Why bolts get loose?
Joints like racks and mudguards can remain maintenance-free even after running for ten thousand plus miles, yet there are certain bikes, which require frequent tightening of bolts. So, in this edition, we are going to discuss why do some rivets stay tight while other bolts get loosen so fast?
Well, if you think bit deeper then we can realize the concept behind this is quite simple. Frequent vibrations of the bike’s parts enable the nuts and bolts to loosen. (At the end of this post, we’ve attached a video which shows this in action).
The more the parts vibrate, the faster the bolts get detached. A major advantage of using a bolted joint other than riveted/welded joints is that it can be easily dismantled. However, this advantage can even cause trouble at times. Such accidental loosening, which is also known as vibrational loosening has been widely mistaken by the engineers. It is always important for the manufacturers to be alert about this mechanism.
Apart from the known factor that bolt detaching is caused due to vibration, we should also consider that the actual reason is side sliding of the fastener head relative to the joint, thereby resulting in relative motion in the threads. If this phenomenon does not occur then no matter how often the joint is subjected to severe vibration, loosening can be avoided.
Sometimes, burnout also results in self-detaching, thereby reducing the clamp force implied on the joint. Eventually, joint slips occur, which further leads the rivets to bending loads. The nuts will then rotate loose, as soon as the relative motion starts occurring between the male and the female threads. This motion then sooner or later breaks off the friction grip and instead, creates an off-torque. This off-torque makes the fastener get slowly detached.
The key to preventing self-loosening of bolts is by ensuring that
- There is sufficient clamp force available on the joint interface, so as to reduce relative motion between the bolt head and the joint.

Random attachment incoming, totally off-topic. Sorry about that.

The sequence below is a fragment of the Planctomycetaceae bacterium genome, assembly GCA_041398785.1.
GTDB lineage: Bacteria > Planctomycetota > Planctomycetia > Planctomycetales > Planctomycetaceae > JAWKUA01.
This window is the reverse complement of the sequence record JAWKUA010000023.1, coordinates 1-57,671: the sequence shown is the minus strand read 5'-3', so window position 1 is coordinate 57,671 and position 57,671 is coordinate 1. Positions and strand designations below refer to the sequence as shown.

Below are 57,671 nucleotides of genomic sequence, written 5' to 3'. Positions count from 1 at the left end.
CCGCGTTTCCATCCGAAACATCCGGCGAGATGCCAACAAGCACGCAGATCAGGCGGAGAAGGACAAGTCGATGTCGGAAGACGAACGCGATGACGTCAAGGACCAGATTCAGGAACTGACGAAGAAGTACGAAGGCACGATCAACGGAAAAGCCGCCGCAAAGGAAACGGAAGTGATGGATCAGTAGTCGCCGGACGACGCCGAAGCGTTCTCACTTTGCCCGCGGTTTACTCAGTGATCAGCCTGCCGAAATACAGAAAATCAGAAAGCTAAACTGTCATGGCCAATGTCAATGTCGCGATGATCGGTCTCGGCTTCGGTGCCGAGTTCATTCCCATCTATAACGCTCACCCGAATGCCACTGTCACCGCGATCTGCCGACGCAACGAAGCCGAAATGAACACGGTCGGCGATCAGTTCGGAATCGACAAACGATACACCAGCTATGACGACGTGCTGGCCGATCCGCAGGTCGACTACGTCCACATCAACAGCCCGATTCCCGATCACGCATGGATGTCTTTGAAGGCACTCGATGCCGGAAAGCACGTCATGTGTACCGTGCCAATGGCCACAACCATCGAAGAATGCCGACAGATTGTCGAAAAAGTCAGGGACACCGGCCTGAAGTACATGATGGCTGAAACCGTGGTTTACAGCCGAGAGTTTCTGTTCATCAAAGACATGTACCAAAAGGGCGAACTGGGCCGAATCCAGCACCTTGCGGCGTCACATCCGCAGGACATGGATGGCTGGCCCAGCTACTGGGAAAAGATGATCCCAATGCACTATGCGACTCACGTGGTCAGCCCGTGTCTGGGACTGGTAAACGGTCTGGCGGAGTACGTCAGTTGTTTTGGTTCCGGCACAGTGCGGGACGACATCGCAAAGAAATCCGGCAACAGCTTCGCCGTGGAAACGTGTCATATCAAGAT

- The joint should be designed as such to enable proper embedding and stress relaxation.
- You’ve proper thread locking devices, such as flanged fasteners or torque prevailing fasteners.
- The loosening of bolts is just one plain aspect of the bolted joint design, which the manufacturer should consider during the design process. And even if threads are firmly hold together by adhesive, this kind of situation cannot be avoided, if the bolt preload is inefficient in preventing the joint movement.
Here’s how to avoid this:
- Do not use the same bolt to fasten several things.
- The more ‘layers’ you have, the more motion occurs, thus the bolt gets detached quickly. This is common in the case of the front racks, which are attached to the cantilever brakes.
- Always remember than even simple washers can increase the risk of fasteners getting disconnected. Don’t go for spacers either, as they are worse.
- All the joints should be designed as such that rivets won’t be able to rotate. For instance, if the rack below is attached to the fork crown along-with straight tubes, which are alienated to the vibrations of the rack then in such a case, due to the curving of the tubes, each vibration would lead the bolt to loose gradually.
Applying state-of-the-art analytical method to stop vibrational loosening of threaded fasteners can be difficult. However, these days technology has much developed and programmers have come up with designs, which help engineers fix such issues.